Typical Collingwood supporter afterall.
Anyone can contribute to The Roar and have their work featured alongside some of Australia’s most prominent sports journalists.
If any movie studios were looking to make a film out of a real life fairytale, any number of sporting moments from 2010 would suffice.
From drought-breaking Premiership wins to three day tennis matches, the first year of the new decade delivered plenty of thrills, spills and gut-wrenching moments which brought out the best in players and supporters alike. As an avid sports fan, I found it difficult to narrow these moments down to a top 10, but in the name of controversy, I managed. Without further ado, listed below are, in this humble journalist’s opinion, the top 10 sporting moments of 2010 (in no particular order):
1. Year of the Saint: The year began and ended with a Saints championship in the National Football League and National Rugby League competitions.
In the NFL, New Orleans Saints quarterback Drew Brees led his team to an inspirational Super Bowl victory over the Indianapolis Colts, only five years after the city had been torn apart by Hurricane Katrina.
And in the NRL, the St. George Illawarra Dragons won their first premiership since 1979 in scintillating fashion to finally put an end to years of being labelled as “chokers”. Following an emotional 32-8 win over the Sydney Roosters, an emotional Dean Young, who scored late in the game, cried on his father (who had captained the 1979 Dragons to victory) Craig’s shoulder.
2. Geoff Huegill wins in Delhi: When Geoff Huegill announced his return to the sport of swimming in 2008, there were plenty of doubters. Following his retirement after the Athens Olympics in 2004, Huegill’s weight ballooned to almost 140kg, when he was warned by docters of his potentially life-threatening health problems.
But on 9 October, the man nicknamed ‘Skippy’ showcased his unbelievable drive and determination to win gold in the 50m butterfly at the Commonwealth Games in Delhi, capping off what was a perfect comeback.
3. Longest… match… ever: In the first round of the 2010 Wimbledon, American John Isner played Nicolas Mahut in the longest match in tennis history, prevailing 6–4, 3–6, 6–7(7), 7–6(3), 70–68.
4. Dan Carter breaks points record: On 27 November, after scoring a halfway penalty against Wales, Carter became the highest point scorer of all time, overtaking England’s Jonny Wilkinson’s previous record of 1,178. He has currently scored a total of 1,188 Test points (29 tries, 208 conversions, 207 penalties and two drop goals) in 79 Tests.
Now for World Cup glory…
5. Controversy in drawn grand final: In the AFL’s first drawn grand final since 1977, Collingwood and St. Kilda played out a 68-all stalemate, leading to calls for extra time to be introduced for grand finals. Nonetheless, the Magpies went on to win the replay by a whopping 56 points to claim their first premiership since 1991.
6. Spain win first World Cup: In a disappointing final, a lone goal Andres Iniesta proved to be the match-winner as Spain translated Euro 2008 success into World Cup glory following their 1-0 defeat of the Netherlands, who employed questionable tactics in the Final designed to upset Spain’s fluent attacking game.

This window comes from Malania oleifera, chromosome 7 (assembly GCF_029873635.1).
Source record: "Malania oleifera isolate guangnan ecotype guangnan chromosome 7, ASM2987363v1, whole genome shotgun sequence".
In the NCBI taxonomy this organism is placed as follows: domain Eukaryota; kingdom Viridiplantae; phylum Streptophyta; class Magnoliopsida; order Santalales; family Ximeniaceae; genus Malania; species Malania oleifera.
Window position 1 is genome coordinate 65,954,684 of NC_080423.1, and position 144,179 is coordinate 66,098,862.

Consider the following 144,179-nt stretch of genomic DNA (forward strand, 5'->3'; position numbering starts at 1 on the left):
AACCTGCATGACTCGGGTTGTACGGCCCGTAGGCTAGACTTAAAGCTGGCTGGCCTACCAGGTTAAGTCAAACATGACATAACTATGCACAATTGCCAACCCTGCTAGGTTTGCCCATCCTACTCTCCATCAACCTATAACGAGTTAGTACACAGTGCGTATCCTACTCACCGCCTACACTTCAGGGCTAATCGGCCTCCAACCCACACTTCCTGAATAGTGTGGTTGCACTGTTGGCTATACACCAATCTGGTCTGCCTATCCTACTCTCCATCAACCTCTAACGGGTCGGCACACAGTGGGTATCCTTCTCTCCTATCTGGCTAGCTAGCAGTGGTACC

7. Cain Velasquez becomes first Mexican heavyweight champion: It came as a shock when I found out that Cain Velasquez became the first heavyweight champ in the history any combat sport when he won the UFC heavyweight championship at UFC 121 after defeating Brock Lesnar by KO in Round One of their fight.
After leaving Lesnar, who had opened the bout with several strong takedowns, only to be overcome by fatigue, a bloody mess on the canvas, Velasquez proudly showed off his ‘Brown Pride’ tattoo as he celebrated with his team.
8. Andy Irons passes away: It may seem somewhat cruel to place this moment in a top 10 list, however the death of surfing icon Andy Irons vibrated so strongly through not just the surfing world, but all of sport, that 10-time world champion Kelly Slater dedicated a victory to his longtime rival and friend following his passing.
“I just want to send my condolences to Andy’s family,” Slater said. “I’m a little overwhelmed right now but I want to dedicate this to Andy… it’s like exact opposites. This doesn’t really offset that, I’d give this title away in a second if Andy could come back.”
9. Nadal claims three-piece: In yet another sign Rafael Nadal may be the best player in tennis at the moment, the Spaniard claimed Wimbledon, French Open and US Open titles in the same year for the first time in his illustrious career.
If Nadal can overcome a health problem which has plagued his game since late December to win the Australian Open, he will become the first male player to hold all four Grand Slam titles simultaneously since Rod Laver in 1962.
10. Pakistan betting scandal: The International Cricket Council charged Pakistan’s Salman Butt, Mohammad Aamer and Mohammad Asif with various offences under its anti-corruption code. The trio were banned until the trial concluded, which as of the time this article is being written has not happened, and protested their innocence.
News of the World alleged they accepted bribes from agent and bookmaker Mazhar Majeed to purposely under-perform at certain points in the Fourth Test at Lord’s Cricket Ground in London.
Honourable mentions: Brett Favre’s retirement and Giants win World Series.